Whatever the case may be, it would seem that the hands into which the medallion fell were probably those of a loyal and high ranking subject of the Emperor. Toynbee notes; "Any conclusion we may draw as to the status of the donees must be based upon indirect evidence, upon the internal evidence of the medallions themselves and upon the external evidence of find spots. The fact that the great majority of medallions are severally represented by only comparatively small numbers of examples, while not a few are known from one specimen alone, indicates that they were minted for distribution to circles of selected individuals." [12]

That the medallion which is the subject of this discussion (and which is indeed the only specimen of its type thus far discovered) was found at Kastelli Kissamou in Crete, so far distant from the Imperial capital, strongly suggests that its owner/s wished to conserve it as a token of loyalty and Imperial recognition, or as a 'curio' of the reign of the deceased Emperor.

Toynbee further notes that of the vast majority of Roman medallions discovered in situ outside the capital; "In the provinces ... the preponderance among recorded find spots, as far as bronze medallions are concerned, [are] of great military headquarters, frontier stations and important centres of local and imperial administration - cities in which legionary commanders and other high officers of the army, provincial governors and representatives of the Emperor, higher-grade civil servants and government officials were permanently resident or constantly passing through." [13]

The medallion from Kastelli Kissamou is a clear exception to this general rule - the villa was located in a 'backwater' of the Empire. One might speculate that it was taken there by its high-ranking recipient who, under the rule of the Severans, sought or was forced to seek seclusive retirement. Was it displaced in a moment of carelessness, or perhaps thrown into the sewer by a later owner who despised the Imperial portrait it bore? We shall never know the circumstances under which this unique medallion came to rest in the great drain of the Kastelli Kissamou villa.


* I wish to express my thanks to Dr. Mando Oeconomideu and her kind staff at the Numismatic Museum (Athens) for their assistance in allowing me to view the medallion on 14/10/1988 & 12/12/1990. I also express my special thanks to Dr. Mando Oeconomideu for arranging casts of the piece to be forwarded to me, and for her encouragement in the preparation of this short paper. The medallion has been assigned the 'Accession Number' 192, Invoice Number 78/1970.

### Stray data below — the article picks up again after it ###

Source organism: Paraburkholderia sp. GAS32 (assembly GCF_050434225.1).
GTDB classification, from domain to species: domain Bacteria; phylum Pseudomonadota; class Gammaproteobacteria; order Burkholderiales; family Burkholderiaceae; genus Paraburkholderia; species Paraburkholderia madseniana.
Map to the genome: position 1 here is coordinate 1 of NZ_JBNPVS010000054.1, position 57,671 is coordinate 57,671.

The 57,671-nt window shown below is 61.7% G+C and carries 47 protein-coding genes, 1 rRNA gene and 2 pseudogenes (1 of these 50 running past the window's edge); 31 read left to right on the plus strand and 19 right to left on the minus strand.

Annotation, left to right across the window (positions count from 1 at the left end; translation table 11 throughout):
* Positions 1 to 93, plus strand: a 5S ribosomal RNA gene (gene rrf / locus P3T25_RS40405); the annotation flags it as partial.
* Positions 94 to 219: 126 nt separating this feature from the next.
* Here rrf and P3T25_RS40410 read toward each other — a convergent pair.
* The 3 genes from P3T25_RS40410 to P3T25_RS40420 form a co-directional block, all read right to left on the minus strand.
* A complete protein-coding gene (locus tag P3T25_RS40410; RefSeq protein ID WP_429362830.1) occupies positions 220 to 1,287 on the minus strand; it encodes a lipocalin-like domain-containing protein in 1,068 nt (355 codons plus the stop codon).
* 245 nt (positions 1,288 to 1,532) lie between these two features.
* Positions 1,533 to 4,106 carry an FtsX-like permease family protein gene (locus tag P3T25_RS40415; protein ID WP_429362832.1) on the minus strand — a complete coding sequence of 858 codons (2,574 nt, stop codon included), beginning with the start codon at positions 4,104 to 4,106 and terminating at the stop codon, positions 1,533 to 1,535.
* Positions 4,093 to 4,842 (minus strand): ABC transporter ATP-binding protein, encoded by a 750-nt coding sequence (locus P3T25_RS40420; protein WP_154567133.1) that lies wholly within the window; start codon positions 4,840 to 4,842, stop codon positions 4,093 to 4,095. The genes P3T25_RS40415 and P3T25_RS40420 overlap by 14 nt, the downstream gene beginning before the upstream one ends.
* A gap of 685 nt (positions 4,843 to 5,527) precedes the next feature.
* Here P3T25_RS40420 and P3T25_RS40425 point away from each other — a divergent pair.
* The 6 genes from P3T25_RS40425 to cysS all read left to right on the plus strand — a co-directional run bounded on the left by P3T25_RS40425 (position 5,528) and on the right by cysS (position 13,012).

[1] ADelt 25 (1970): Chronika, pp. 471f, & Plate 412.b. See also ADelt 23 (1968), pp. 416 - 417, and ADelt 24 (1968), pp. 431 - 432 for additional discussion of the excavations.
[2] ADelt 26 (1971), 'Chronika' p. 10, Plate 9.1, and Bulletin de Correspondance Hellénique XCVIII (1974), p.583 note 4 & p. 585, Fig.9 - 10.
[3] Physical Description of the Medallion:
Metal: Bronze.
Diameter: 42.00 mm.
Thickness: 5.00 mm.
Weight : 69.66 gr.
Patina: Both obverse and reverse have developed a green patina
encircling the outer section of the flan (ie. over the obverse legend and the floral wreath of the reverse).
Striking: The obverse and reverse dies struck the flan in such a manner that both were in very close alignment; they varied by but a few degrees.
[4] Toynbee J.M.C. Roman Medallions (Numismatic Studies No.5), (The American Numismatic Society, New York 1944 (Reprint 1986)), pp. 74 - 75. The 'Hercules- Commodus' medallion group, as identified by Toynbee, comprises two sub-groups: six types dated with the Tribunicia Potestas, and three without. The six Tribunicia Potestas dated types are represented in Gnecchi F. I medaglioni romani (Forni Editore, Bologna, 1912) Vol.2 by:
i) p.55 Number 32, Tav. 80.4.
ii) p.54 Numbers 29 & 30, Tav. 80.2-3.
iii) p.55 Number 31.
iv) p.55 Numbers 33 & 34, Tav.80.5-6.
v) p.55 Number 35, Tav.80.7.
vi) p.54 Numbers 23 & 24, Tav.79.7-8.
The three 'un-dated' types are represented in Gnecchi (see above) by:
i) p.54 Number 27, Tav.80.1.
ii) p.54 Numbers 25 & 26, Tavv.77.2 & 79.9.
iii) p.54 Number 28, Tav.79.10.
[5] Toynbee (above n.4), pp. 74 - 75.
[6] Gnecchi (above n.4), p. 54 Number 28, and Tav. 79.10.
[7] Gnecchi (above n. 4), p.55 Number 33, and Tav. 80.5.
[8] Gnecchi (above n. 4) p. 54 Number 26, notes a medallion ('a due metalli') bearing the HERCULI ROMANO AUG reverse legend and a design of bow, club and quiver, and an obverse bearing the legend L AELIUS COMMODUS AUG PIUS FELIX and depicting the head of Commodus wearing the lion-skin hood and facing to the left. While these points suggest that this piece may bear the same obverse type as Gnecchi 80.5 and the medallion found at Kastelli Kissamou, Dr. Michel Amandry of the Cabinet des Médailles, Bibliothèque Nationale (Paris), has kindly informed me that the piece has survived in a very poor condition and that its type is hardy recognisable.
[9] See Dio Cassius Roman History Epitome of Book LXXIII.
[10] Toynbee (above n. 4) p. 75. While the text quoted gives as six the number of undated pieces, this would appear to be an error - at the start of the paragraph from which the quotation is taken Toynbee clearly notes, "With these six TR P XVIII medallions we must group three others [ie. the 'un-dated' types] ...".
[11] Toynbee (above n. 4) p. 74.
[12] Toynbee (above n. 4) p. 112.
[13] Toynbee (above n. 4) p. 117.